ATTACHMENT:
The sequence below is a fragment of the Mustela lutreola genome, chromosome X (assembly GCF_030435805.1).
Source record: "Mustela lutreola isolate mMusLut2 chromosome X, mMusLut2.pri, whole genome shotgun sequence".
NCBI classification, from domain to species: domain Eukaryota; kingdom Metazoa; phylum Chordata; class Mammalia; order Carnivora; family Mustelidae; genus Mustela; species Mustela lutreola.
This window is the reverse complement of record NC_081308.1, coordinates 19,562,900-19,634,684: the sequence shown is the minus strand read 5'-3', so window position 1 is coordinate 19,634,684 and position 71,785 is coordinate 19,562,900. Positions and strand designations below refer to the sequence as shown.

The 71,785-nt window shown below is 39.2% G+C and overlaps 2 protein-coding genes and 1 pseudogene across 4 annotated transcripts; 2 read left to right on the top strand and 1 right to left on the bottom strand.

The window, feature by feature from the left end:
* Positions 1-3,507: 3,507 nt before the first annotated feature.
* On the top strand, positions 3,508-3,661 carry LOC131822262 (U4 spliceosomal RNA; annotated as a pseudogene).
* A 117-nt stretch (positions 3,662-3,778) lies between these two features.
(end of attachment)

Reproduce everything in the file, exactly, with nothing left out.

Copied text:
The sequence below is a fragment of the Mustela lutreola genome, chromosome X (assembly GCF_030435805.1).
Source record: "Mustela lutreola isolate mMusLut2 chromosome X, mMusLut2.pri, whole genome shotgun sequence".
NCBI classification, from domain to species: domain Eukaryota; kingdom Metazoa; phylum Chordata; class Mammalia; order Carnivora; family Mustelidae; genus Mustela; species Mustela lutreola.
This window is the reverse complement of record NC_081308.1, coordinates 19,562,900-19,634,684: the sequence shown is the minus strand read 5'-3', so window position 1 is coordinate 19,634,684 and position 71,785 is coordinate 19,562,900. Positions and strand designations below refer to the sequence as shown.

The 71,785-nt window shown below is 39.2% G+C and overlaps 2 protein-coding genes and 1 pseudogene across 4 annotated transcripts; 2 read left to right on the top strand and 1 right to left on the bottom strand.

The window, feature by feature from the left end:
* Positions 1-3,507: 3,507 nt before the first annotated feature.
* On the top strand, positions 3,508-3,661 carry LOC131822262 (U4 spliceosomal RNA; annotated as a pseudogene).
* A 117-nt stretch (positions 3,662-3,778) lies between these two features.